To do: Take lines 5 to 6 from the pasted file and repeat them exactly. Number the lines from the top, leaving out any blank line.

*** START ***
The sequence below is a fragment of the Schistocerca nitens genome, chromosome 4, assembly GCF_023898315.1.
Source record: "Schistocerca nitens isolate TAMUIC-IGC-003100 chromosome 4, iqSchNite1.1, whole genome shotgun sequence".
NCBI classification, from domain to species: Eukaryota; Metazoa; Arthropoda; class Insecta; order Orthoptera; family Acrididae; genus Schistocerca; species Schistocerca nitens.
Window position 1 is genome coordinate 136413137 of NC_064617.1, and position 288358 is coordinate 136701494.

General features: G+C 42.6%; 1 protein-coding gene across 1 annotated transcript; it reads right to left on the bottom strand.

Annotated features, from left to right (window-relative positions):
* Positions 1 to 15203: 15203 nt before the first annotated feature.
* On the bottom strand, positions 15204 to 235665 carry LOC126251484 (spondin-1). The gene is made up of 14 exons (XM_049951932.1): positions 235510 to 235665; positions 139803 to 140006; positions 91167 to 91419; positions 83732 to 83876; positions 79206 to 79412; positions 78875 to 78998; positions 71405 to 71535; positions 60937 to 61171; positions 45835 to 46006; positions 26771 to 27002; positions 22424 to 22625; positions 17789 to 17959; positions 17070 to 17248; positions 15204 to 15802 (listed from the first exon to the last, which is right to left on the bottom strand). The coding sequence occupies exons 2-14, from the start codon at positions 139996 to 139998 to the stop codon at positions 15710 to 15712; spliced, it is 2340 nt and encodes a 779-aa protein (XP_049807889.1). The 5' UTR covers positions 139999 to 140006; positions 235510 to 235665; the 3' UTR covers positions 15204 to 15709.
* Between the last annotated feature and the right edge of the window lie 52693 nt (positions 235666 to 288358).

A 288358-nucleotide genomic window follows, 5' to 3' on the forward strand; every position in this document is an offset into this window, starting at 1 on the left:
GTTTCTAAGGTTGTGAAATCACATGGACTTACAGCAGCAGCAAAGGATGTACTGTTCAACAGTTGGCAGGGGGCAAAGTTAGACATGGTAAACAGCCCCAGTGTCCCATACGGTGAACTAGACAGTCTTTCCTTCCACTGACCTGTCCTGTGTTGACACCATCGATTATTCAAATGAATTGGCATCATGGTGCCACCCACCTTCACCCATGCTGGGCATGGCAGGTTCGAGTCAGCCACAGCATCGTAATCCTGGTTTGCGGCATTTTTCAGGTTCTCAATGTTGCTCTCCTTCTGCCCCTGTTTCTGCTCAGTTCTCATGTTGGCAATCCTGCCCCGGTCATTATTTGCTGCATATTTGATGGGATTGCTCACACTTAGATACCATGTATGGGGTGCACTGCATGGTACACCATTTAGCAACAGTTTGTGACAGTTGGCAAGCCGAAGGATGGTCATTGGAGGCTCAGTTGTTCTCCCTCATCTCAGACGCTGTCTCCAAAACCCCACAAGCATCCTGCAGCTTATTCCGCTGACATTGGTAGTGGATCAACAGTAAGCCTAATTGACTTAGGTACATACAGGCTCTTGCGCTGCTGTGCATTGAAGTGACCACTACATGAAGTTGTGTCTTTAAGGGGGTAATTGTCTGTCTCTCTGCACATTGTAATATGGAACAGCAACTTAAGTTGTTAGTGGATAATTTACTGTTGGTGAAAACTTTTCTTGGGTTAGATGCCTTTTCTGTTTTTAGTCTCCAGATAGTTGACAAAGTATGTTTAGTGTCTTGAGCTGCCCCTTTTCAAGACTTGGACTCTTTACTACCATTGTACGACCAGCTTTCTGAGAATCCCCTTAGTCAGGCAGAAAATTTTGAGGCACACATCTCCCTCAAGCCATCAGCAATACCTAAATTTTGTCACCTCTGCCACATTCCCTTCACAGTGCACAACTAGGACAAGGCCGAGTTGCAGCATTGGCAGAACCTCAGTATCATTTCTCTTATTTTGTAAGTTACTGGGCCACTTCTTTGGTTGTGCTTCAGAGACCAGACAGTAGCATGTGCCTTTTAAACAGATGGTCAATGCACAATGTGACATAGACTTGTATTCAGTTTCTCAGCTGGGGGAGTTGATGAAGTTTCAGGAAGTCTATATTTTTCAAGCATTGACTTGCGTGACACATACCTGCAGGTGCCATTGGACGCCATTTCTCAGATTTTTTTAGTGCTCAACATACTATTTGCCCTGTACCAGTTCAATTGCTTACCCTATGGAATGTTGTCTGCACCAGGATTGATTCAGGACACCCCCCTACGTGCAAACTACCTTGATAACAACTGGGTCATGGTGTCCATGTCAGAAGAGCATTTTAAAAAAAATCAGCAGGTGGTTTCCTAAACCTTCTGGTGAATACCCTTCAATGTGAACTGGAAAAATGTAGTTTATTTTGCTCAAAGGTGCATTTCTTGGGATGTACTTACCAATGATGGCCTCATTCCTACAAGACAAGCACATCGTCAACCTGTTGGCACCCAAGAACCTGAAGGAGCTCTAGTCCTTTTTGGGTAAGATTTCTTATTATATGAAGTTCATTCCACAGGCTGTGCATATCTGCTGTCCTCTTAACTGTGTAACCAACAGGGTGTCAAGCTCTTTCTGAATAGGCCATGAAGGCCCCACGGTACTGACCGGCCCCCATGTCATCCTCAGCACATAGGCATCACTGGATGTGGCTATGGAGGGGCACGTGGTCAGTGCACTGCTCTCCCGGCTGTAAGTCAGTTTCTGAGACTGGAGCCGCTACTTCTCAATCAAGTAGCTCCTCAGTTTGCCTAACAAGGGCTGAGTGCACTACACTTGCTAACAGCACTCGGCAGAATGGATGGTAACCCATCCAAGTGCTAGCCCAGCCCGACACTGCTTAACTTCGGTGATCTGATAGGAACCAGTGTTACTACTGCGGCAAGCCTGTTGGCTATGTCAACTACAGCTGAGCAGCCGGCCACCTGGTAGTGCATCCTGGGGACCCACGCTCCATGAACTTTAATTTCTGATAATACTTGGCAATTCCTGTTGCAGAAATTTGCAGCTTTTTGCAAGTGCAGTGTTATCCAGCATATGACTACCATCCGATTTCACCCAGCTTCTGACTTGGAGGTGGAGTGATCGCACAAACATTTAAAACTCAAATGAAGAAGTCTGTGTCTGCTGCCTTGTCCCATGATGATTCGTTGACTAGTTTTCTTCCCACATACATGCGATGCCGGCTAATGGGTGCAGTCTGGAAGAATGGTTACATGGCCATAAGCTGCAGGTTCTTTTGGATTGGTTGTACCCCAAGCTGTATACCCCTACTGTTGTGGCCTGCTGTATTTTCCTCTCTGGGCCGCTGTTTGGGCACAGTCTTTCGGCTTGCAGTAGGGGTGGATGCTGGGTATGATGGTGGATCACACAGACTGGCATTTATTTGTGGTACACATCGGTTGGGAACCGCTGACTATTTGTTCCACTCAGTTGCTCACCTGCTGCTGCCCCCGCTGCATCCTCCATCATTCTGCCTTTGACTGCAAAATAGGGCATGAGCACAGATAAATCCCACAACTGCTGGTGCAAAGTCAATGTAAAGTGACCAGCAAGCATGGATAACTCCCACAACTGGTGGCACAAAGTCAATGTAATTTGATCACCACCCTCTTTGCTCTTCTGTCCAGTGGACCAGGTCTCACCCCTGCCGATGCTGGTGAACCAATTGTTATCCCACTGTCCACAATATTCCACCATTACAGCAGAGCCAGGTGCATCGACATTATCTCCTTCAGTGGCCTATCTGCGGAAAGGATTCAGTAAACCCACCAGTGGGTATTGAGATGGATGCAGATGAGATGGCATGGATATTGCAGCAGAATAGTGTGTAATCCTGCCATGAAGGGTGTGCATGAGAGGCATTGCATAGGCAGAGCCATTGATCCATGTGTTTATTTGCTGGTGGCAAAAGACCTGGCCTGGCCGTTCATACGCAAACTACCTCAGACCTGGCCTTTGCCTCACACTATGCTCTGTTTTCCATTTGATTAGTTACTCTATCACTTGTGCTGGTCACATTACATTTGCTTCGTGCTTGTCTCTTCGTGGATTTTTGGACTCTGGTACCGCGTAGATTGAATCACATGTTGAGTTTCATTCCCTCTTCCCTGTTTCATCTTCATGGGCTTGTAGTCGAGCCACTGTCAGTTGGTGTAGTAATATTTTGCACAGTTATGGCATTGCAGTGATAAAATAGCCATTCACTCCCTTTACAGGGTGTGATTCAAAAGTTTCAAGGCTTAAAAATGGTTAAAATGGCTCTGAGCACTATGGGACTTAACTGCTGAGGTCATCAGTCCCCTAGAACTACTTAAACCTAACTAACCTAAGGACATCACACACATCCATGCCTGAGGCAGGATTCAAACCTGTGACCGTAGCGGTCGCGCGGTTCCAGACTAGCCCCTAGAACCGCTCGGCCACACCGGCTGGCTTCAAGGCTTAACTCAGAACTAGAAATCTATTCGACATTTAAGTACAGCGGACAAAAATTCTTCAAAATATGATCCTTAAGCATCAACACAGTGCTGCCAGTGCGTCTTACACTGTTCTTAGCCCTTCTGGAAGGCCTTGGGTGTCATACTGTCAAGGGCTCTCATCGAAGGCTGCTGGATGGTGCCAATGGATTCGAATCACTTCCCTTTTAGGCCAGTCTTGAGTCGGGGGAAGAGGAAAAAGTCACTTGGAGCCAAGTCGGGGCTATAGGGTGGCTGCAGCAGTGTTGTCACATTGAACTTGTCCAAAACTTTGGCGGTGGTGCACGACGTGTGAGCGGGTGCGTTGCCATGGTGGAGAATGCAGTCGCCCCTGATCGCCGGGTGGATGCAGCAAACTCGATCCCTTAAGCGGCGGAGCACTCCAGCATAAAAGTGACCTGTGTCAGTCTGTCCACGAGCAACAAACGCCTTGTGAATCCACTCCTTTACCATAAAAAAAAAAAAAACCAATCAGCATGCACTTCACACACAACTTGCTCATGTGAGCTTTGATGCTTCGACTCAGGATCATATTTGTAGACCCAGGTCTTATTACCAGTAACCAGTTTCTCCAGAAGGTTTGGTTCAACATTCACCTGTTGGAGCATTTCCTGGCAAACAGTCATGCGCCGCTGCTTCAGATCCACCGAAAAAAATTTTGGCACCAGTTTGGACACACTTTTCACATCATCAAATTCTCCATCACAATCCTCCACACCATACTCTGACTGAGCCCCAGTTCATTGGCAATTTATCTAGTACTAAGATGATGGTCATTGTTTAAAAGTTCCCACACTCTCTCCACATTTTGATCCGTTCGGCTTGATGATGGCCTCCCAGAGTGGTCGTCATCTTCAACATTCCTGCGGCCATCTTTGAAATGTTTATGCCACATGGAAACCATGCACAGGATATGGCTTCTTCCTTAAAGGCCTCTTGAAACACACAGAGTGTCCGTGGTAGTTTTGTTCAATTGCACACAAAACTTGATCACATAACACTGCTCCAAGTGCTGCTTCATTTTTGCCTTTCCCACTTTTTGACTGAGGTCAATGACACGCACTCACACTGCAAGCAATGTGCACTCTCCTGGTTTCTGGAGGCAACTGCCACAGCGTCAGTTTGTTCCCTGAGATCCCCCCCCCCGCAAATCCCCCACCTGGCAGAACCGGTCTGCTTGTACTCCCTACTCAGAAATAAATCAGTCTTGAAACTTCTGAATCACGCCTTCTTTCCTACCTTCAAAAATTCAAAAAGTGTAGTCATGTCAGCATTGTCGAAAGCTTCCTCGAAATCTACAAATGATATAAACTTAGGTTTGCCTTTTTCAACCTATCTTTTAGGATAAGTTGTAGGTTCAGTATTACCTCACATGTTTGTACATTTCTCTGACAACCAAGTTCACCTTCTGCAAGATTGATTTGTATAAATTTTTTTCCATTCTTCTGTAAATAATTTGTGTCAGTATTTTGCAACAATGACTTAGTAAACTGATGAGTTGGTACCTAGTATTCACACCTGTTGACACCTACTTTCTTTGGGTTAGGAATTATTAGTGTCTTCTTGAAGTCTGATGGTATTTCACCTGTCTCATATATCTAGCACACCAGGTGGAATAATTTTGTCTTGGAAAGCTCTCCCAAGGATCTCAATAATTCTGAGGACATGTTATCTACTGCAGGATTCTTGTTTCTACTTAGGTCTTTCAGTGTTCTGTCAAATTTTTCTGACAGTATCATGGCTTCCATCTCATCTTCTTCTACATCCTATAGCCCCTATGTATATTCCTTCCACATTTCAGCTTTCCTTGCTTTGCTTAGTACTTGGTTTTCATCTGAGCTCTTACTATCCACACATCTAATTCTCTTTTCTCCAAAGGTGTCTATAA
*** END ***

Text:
General features: G+C 42.6%; 1 protein-coding gene across 1 annotated transcript; it reads right to left on the bottom strand.

Annotated features, from left to right (window-relative positions):